The value of a film like Squaring the Circle is in its ability to make you consider the story behind images so ubiquitous that they run the risk of being taken for granted. As a music obsessive and longtime record store clerk, I have spent hours– perhaps days– of my life looking at the works of Hipgnosis, but while I was aware of the group as a namedrop, and had an implicit sense of their aesthetic as a distinct dinosaur-rock milieu, it never occurred to me to consider them as a body of work on par with the music they housed. The film’s most fascinating passages are those in which Powell matter-of-factly walks us through the creation of some of his most iconic works: jigsawing together the hexagonal stones for the seamless collage of Houses of the Holy, or scratching the negatives of Peter Gabriel’s “Car Album” to make the water droplets pop against the hand-colored chrome. I had never considered the absurdist humor of the cover of Atom Heart Mother (“What does a cow have to do with Pink Floyd?” Powell recalls a puzzled label head demanding, not unreasonably), or the influence of 2001 on the peculiar cover of Presence. Sometimes, learning how the sausage is made really does bring out the flavors.

Of course, as with the ‘70s themselves, it does get to be a little much. As the group’s ambitions grow, the stories begin to drift into Spinal Tap absurdity; the shoot for 10cc’s Look Hear?, which involved flying to Hawaii and forcing a sheep to recline on a psychiatrist’s couch amidst the crashing waves, is well and truly beyond parody. Despite the assistance of photographer Peter “Sleazy” Christopherson, who would go on to be a founding member of Throbbing Gristle and Coil*, the opulence of the Hipgnosis aesthetic couldn’t help but look a little bloated and square as the excesses of AOR gave way to the scrappy energy of punk rock. What’s more, the stately compositions that were Storm and Po’s stock in trade were made more or less obsolete as the kineticism of MTV became the go-to visual component of rock and pop (in an interesting bit of metatextuality, Corbijn tacitly acknowledges his own hand in this sea change by inserting footage he himself shot of Depeche Mode in the ‘80s). For some viewers, this sense of uncoolness will certainly still hold, and if you’re not sympathetic to the material there’s a chance that this will come off as yet another self-congratulatory baby boomer circle jerk. If you’ve ever rolled your eyes at your dad’s record collection, this film may not be for you.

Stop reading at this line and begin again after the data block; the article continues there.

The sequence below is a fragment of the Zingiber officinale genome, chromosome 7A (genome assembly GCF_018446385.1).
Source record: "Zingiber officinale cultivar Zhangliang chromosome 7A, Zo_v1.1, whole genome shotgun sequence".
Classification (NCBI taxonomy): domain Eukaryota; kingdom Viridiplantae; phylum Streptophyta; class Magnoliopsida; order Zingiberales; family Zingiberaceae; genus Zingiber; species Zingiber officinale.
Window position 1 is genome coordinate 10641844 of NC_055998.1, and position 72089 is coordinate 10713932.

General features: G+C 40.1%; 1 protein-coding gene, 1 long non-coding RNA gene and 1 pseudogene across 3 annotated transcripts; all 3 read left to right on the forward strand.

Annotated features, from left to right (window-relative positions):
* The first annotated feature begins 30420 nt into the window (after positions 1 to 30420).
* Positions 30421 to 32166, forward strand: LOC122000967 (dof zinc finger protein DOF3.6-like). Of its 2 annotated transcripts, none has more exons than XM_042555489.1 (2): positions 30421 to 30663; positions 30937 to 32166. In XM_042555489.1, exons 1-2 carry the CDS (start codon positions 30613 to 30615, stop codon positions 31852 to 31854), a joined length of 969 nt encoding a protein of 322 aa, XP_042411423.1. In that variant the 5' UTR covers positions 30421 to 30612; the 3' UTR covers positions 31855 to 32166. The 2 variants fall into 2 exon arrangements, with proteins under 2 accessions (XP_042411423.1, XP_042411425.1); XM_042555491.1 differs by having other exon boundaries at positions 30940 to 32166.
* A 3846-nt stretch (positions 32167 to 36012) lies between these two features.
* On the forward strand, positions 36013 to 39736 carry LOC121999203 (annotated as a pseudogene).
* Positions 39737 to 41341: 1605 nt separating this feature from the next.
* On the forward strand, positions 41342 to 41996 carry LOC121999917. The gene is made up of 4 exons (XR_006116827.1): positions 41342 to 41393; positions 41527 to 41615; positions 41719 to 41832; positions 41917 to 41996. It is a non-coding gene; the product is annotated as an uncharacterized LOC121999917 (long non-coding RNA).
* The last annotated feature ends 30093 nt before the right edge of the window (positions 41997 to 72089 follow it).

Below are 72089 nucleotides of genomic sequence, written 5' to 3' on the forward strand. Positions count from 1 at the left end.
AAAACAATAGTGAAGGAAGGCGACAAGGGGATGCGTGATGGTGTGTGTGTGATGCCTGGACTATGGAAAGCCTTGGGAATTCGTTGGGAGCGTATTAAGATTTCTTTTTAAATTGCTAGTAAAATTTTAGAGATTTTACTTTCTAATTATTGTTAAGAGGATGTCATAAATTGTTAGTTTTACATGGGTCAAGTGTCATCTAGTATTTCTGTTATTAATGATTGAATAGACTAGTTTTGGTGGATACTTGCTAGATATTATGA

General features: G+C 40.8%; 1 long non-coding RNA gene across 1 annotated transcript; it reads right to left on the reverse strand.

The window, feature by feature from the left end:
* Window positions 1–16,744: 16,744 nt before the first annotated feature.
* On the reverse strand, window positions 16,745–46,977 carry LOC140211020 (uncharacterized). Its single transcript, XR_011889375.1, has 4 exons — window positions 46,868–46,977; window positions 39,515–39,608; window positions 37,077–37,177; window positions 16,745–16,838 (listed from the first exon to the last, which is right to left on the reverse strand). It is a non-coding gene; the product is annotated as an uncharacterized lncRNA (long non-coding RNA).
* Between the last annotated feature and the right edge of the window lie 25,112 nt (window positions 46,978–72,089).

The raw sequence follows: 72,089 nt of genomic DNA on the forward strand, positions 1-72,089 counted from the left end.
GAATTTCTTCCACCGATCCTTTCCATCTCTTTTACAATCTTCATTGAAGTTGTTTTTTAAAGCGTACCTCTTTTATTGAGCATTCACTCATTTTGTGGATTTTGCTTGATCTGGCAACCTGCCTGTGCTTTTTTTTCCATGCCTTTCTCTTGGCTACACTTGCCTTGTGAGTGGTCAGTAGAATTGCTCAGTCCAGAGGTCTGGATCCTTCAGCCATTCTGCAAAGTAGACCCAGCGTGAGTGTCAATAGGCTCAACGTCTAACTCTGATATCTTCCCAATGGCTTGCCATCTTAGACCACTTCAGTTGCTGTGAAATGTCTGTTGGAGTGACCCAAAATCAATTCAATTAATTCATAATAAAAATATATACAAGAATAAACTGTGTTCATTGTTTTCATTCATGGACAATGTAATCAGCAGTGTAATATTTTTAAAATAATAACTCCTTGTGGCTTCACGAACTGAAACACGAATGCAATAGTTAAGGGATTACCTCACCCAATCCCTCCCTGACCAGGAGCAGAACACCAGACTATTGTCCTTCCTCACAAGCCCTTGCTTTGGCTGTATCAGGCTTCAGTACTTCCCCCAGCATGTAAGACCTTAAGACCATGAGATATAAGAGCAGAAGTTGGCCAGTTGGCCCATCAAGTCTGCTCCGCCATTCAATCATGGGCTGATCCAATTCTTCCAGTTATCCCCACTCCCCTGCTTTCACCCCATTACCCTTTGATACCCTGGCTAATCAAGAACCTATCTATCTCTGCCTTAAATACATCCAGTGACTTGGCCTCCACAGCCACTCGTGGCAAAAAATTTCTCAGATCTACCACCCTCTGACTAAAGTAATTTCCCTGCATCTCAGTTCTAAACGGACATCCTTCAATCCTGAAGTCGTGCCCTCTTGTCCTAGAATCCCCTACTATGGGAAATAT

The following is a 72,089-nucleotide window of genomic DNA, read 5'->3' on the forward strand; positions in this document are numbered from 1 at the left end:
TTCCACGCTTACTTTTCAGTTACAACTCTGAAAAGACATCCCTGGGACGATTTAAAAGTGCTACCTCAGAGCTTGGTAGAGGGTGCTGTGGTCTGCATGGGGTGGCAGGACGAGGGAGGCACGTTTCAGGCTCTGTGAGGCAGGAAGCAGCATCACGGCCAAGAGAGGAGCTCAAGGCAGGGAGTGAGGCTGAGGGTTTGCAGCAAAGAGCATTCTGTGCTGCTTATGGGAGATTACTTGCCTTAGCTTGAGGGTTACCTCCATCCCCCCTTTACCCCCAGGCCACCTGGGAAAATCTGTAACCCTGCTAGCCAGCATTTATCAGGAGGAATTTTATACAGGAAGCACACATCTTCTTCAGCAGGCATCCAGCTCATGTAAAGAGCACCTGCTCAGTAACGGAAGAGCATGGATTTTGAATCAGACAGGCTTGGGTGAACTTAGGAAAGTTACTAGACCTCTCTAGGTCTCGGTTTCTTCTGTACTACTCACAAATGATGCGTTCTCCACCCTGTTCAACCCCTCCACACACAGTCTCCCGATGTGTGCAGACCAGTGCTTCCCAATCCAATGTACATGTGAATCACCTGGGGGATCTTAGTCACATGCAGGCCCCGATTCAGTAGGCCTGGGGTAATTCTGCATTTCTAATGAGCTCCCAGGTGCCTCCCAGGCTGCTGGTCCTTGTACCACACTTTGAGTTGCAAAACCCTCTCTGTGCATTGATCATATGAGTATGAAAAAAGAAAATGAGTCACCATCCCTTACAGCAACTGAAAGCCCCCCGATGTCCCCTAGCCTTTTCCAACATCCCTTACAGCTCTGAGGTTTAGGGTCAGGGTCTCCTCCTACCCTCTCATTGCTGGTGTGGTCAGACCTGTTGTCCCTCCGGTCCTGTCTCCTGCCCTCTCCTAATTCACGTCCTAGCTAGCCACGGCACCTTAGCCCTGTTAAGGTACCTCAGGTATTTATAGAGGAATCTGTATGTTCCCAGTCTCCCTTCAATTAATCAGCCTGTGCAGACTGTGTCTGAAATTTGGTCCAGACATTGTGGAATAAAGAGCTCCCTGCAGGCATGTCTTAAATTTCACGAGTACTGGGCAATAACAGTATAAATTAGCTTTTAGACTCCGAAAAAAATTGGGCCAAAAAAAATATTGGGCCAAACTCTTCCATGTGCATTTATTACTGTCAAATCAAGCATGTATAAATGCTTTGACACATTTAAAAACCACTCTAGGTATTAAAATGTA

But here’s the thing: these guys won’t be around forever. There will come a time– within the decade, probably– when it will be impossible to shoot a documentary with members of Pink Floyd or Led Zeppelin or a goddamn Beatle. Whether you’re a fan of the music or not, there was something undeniably magical in the air at that particular time and place, when a seemingly once-in-a-generation talent like Syd Barrett was only one of a host of equally creative and successful voices. These musicians would have flourished with or without their particular album covers, of course, but the visual style of Hipgnosis played an essential role in codifying the mystique of rock ‘n’ roll. Squaring the Circle may not be the most innovative documentary of the year, but it shines a light on an undertold story in music history, and it’s fortunate enough to be able to tell it in its subject’s own words. If nothing else, it will make you take another look as you flip through the used record bins– or, if you will, peruse the gallery.

* – I was unaware of Christopherson’s involvement in Hipgnosis until watching Squaring the Circle, and this revelation solved a mystery that has long puzzled me: how it came to be that the models on the cover of Force It by hard rock band UFO are industrial music pioneers Genesis P-Orridge and Cosey Fanni Tutti.

Squaring the Circle: The Story of Hipgnosis
dir. Anton Corbijn
100 min.

Screens @ Brattle Theatre 7/21-7/23